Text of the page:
On a Mission to Restore Credibility

April 21, 2002

By LAURIE GOODSTEIN

New York Times


The American Roman Catholic cardinals who have been
summoned to the Vatican this week for an extraordinary
closed-door meeting on the sexual abuse crisis are men who
have risen to the top not as innovators or entrepreneurs,
but as loyalists, steadfast in devotion to their church and
their pope, John Paul II.

All were appointed cardinals by him, and most are in their
70's or 80's. Like the pope, they were trained in an era
when priests' sexual misbehavior with minors was settled in
the secrecy of the confessional, not the glare of the
courtroom.

Now they are traveling to Rome to repair the damage that
critics say resulted when they and other bishops went too
far in protecting the church's clerics and financial assets
from the former altar boys and girls, parochial school
students, seminarians and others who say they were sexually
abused by priests.

The cardinals have made it clear they are on a mission to
restore their credibility, signaling in interviews in
recent days that their Vatican meetings are likely to
produce not just compassionate words for the victims of
priests, but concrete steps to help renew confidence in the
moral authority of the church.

But little in their careers has prepared these leaders to
handle the upheaval that has engulfed the church. Four are
canon lawyers, schooled in seeing justice through the lens
of the church's internal legal code. Another, Cardinal
Theodore E. McCarrick of Washington, is a diplomat, trusted
with representing the church in sensitive missions to
places like the Middle East and Vietnam. Cardinal Adam
Maida of Detroit raised $60 million to build the Pope John
Paul II Cultural Center in Washington to promote the
church's teachings.

These are the leaders who have been asked to put out a
blaze that started in the chancery offices of their most
eminent member, Cardinal Bernard F. Law of Boston, and has
since spread to singe them all. The eight American
cardinals who lead archdioceses are now all under scrutiny
for mishandling sexual abuse accusations against priests.
Two of them, Cardinals Edward M. Egan of New York and Roger
M. Mahony of Los Angeles, have come under harsher scrutiny
than others.

The only American cardinal traveling to the meeting at the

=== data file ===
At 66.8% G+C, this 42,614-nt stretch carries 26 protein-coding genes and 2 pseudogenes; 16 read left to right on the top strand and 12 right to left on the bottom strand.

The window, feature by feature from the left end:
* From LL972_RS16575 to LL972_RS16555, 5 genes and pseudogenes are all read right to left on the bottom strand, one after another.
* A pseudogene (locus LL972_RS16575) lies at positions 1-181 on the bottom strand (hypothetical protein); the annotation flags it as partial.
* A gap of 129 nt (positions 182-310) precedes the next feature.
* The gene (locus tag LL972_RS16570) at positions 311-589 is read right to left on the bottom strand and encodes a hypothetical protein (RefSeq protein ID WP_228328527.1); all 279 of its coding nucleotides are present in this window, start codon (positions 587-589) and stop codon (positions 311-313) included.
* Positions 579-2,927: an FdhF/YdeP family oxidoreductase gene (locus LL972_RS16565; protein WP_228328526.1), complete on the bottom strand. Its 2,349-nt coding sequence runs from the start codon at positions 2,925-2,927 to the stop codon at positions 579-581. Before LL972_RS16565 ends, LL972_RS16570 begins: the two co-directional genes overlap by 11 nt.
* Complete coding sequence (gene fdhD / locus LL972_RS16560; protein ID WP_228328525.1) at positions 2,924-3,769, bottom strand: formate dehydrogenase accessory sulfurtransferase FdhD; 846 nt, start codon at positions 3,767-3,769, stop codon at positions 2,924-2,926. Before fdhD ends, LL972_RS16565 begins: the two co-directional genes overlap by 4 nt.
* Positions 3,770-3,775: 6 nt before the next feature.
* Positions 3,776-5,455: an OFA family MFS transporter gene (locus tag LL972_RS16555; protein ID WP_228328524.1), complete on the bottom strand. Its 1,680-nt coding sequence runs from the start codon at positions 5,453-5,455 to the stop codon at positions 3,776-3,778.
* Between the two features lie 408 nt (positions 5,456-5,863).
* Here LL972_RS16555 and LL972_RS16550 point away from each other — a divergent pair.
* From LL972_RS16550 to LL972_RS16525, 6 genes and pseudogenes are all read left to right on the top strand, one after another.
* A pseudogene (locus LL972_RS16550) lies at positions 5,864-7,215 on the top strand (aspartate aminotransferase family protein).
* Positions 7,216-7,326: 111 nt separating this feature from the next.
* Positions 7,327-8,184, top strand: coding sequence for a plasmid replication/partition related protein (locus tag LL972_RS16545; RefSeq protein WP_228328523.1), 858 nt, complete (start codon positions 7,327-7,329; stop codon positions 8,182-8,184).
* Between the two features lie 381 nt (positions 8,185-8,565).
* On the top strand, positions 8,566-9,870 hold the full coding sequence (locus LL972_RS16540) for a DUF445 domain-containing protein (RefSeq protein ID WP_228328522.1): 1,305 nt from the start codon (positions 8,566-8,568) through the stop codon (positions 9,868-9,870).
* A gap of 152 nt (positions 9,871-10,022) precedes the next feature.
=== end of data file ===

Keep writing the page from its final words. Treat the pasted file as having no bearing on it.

Vatican who has not been directly touched by the scandal is
Cardinal Avery Dulles, a theologian at Fordham University,
who does not control an archdiocese. The other cardinal
archbishops attending are Anthony J. Bevilacqua of
Philadelphia and Francis E. George of Chicago.

Cardinal Dulles and Cardinal William H. Keeler of
Baltimore, who is best known for the delicate work of
building bridges between Jews and Catholics, suggested in
interviews last week that the sexual abuse scandal was a
creation of a news media feeding frenzy. They are not alone
in that view. In between expressions of contrition, church
officials mentioned in interviews that they feel they are
being unfairly criticized for cases that go back 20 years
or more.

Nevertheless, the cardinals acknowledged last week that
they now bear the burden of proving they understand the
depth of anger and betrayal expressed by many Catholics.

As if in an orchestrated media campaign, five of the eight
cardinal archbishops gave interviews last week saying that
they now favored adopting a national policy that would
require American bishops to notify civil authorities of all
credible allegations of abuse.

Several cardinals added that they might ask the Vatican to
make it easier for them to laicize, or defrock, a priest -
a disciplinary step that is now rarely used because it can
involve a lengthy appeals process in ecclesiastical courts.


Bishop Thomas J. Gumbleton, auxiliary bishop of Detroit,
said, "If we had started with national procedures from the
beginning, that every diocese was committed to and adhering
to, we might have escaped what we are facing now."

Even a few fellow bishops, who refused to be quoted, said
in interviews that they had been stunned by the revelations
that Cardinal Law protected and reassigned two particularly
unrepentant priests that he was told were serial child
abusers, John Geoghan and the Rev. Paul Shanley. After
proclaiming that there were no more accused priests in his
archdiocese, Cardinal Law combed his personnel files and
provided the authorities with 80 more names.

To grasp the Shakespearean dimensions of his disgrace, it
is necessary to know that Cardinal Law was a favored papal
adviser who donned the red cardinal's hat in 1985 and is
therefore the most senior prelate in the American church.

"The buzz around him whenever he traveled in ecclesiastical
circles was, this is the most powerful man in the
wealthiest and most powerful branch of the church in the
world," said John L. Allen Jr., the Vatican correspondent
for The National Catholic Reporter, an independent weekly,
who recalled being in a cathedral in Rome last fall when
Cardinal Law arrived to deliver a speech.